Thursday, April 16, 2009

CIPAV: FBI Spyware Has Been Snaring Extortionists and Hackers for Years

Kevin Poulsen writes on Threat Level:

A sophisticated FBI-produced spyware program has played a crucial behind-the-scenes role in federal investigations into extortion plots, terrorist threats and hacker attacks in cases stretching back at least seven years, newly declassified documents show.

As first reported by, the software, called a "computer and internet protocol address verifier," or CIPAV, is designed to infiltrate a target's computer and gather a wide range of information, which it secretly sends to an FBI server in eastern Virginia. The FBI's use of the spyware surfaced in 2007 when the bureau used it to track e-mailed bomb threats against a Washington state high school to a 15-year-old student.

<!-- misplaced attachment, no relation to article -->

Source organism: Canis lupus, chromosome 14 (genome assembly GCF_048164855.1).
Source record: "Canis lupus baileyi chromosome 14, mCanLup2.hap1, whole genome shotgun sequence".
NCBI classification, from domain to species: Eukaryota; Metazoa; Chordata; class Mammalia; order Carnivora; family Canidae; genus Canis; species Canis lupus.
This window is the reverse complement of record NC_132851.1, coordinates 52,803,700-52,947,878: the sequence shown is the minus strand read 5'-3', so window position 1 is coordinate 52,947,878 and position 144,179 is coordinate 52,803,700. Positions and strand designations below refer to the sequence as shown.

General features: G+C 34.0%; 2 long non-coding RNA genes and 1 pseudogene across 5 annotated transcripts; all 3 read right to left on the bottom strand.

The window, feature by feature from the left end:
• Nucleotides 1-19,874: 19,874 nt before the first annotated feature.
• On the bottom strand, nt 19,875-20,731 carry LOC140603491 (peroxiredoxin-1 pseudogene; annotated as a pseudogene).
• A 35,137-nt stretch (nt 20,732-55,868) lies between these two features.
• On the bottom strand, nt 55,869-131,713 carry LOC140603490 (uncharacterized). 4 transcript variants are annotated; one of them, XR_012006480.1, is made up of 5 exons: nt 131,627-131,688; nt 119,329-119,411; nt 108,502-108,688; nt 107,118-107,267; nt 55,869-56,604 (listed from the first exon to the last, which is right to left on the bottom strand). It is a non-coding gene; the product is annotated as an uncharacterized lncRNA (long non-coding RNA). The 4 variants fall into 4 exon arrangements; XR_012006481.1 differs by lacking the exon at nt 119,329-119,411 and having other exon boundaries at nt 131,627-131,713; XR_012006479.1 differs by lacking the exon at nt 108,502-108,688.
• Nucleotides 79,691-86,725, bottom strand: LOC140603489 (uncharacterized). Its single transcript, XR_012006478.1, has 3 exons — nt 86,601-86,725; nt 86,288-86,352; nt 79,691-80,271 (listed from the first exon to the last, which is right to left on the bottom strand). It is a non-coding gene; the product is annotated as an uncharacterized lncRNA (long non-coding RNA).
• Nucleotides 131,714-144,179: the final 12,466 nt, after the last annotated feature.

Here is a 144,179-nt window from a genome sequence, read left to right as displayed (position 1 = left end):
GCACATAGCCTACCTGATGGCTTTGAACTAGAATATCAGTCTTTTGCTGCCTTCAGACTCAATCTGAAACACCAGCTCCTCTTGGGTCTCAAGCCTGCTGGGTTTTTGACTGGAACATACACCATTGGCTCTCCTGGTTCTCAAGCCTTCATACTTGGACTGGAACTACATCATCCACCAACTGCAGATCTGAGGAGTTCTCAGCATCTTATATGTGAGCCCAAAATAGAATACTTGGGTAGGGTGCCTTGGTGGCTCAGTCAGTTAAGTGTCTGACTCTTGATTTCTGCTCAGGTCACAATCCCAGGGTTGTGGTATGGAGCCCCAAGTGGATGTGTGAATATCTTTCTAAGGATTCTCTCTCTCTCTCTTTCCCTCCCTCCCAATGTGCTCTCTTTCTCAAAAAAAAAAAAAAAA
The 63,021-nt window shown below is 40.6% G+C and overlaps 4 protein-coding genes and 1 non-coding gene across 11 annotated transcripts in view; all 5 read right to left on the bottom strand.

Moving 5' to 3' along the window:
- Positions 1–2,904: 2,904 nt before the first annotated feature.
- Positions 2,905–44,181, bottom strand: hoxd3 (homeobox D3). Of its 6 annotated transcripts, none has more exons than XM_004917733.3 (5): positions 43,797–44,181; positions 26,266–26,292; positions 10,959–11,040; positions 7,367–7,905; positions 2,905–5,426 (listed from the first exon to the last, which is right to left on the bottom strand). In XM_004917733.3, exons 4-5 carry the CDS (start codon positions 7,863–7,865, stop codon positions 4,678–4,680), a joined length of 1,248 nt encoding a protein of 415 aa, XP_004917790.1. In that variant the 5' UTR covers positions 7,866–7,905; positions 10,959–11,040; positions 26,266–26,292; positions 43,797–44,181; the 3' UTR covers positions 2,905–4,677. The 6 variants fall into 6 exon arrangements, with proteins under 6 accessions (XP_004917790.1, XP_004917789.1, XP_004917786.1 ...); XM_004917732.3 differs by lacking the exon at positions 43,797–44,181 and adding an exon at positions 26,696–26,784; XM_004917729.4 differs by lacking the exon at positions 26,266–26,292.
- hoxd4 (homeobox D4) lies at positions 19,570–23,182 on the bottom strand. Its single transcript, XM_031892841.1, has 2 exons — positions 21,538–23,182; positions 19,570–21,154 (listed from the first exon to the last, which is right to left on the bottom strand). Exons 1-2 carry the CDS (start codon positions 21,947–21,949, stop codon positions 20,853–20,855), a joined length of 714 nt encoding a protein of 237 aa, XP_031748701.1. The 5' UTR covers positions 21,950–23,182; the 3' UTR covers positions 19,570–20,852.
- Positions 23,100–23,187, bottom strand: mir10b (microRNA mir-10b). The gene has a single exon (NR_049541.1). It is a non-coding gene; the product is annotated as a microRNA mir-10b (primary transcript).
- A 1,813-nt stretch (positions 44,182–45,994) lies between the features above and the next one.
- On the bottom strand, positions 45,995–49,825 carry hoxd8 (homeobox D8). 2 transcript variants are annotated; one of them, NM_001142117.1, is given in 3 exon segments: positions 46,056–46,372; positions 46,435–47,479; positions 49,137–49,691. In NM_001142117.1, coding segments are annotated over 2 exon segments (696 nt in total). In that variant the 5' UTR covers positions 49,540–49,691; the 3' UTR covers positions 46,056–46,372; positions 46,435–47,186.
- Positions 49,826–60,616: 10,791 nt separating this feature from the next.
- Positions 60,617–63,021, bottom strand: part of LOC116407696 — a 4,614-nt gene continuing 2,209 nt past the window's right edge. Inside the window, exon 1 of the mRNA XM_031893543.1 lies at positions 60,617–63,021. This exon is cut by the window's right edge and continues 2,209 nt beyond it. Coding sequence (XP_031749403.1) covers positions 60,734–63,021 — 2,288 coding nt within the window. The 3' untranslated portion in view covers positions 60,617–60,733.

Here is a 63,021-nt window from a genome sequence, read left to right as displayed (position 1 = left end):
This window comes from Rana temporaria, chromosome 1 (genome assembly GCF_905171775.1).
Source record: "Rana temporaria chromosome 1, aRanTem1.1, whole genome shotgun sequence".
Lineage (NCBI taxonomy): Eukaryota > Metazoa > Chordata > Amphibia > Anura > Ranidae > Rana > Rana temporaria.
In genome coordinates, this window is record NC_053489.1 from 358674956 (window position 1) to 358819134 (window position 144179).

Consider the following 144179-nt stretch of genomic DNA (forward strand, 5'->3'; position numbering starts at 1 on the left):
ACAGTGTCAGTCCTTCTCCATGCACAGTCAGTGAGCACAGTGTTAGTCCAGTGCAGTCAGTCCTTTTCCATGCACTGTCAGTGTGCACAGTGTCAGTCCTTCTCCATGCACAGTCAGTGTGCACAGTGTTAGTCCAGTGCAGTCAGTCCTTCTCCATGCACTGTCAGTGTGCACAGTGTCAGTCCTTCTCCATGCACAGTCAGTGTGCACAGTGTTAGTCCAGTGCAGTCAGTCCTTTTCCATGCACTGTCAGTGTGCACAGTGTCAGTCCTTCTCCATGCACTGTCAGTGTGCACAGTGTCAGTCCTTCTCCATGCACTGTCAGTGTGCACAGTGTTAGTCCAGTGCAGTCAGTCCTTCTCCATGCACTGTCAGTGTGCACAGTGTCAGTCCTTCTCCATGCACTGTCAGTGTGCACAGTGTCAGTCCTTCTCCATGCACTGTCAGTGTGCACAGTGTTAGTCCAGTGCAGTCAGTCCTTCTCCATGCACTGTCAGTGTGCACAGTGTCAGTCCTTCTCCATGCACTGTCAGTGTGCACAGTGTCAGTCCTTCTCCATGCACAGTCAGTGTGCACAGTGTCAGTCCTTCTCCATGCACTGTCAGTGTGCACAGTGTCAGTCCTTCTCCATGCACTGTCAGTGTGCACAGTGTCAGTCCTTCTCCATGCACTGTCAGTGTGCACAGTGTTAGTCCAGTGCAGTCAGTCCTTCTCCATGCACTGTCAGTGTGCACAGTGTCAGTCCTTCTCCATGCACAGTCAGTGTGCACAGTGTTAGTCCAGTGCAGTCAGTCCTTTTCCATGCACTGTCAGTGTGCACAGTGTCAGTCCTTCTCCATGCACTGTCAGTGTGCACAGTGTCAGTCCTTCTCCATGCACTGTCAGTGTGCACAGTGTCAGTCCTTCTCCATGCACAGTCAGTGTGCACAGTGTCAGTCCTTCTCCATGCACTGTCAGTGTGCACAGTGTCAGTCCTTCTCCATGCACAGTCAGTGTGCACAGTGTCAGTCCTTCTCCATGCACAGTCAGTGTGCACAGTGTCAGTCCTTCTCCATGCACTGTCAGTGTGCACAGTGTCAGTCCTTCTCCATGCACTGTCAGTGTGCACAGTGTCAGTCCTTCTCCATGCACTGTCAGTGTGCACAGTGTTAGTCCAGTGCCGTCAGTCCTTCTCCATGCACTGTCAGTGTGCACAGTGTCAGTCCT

But the documents released Thursday under the Freedom of Information Act show the FBI has quietly obtained court authorization to deploy the CIPAV in a wide variety of cases, ranging from major hacker investigations, to someone posing as an FBI agent online. Shortly after its launch, the program became so popular with federal law enforcement that Justice Department lawyers in Washington warned that overuse of the novel technique could result in its electronic evidence being thrown out of court in some cases.

"While the technique is of indisputable value in certain kinds of cases, we are seeing indications that it is being used needlessly by some agencies, unnecessarily raising difficult legal questions (and a risk of suppression) without any countervailing benefit," reads a formerly-classified March 7, 2002 memo from the Justice Department's Computer Crime and Intellectual Property Section.

More here.


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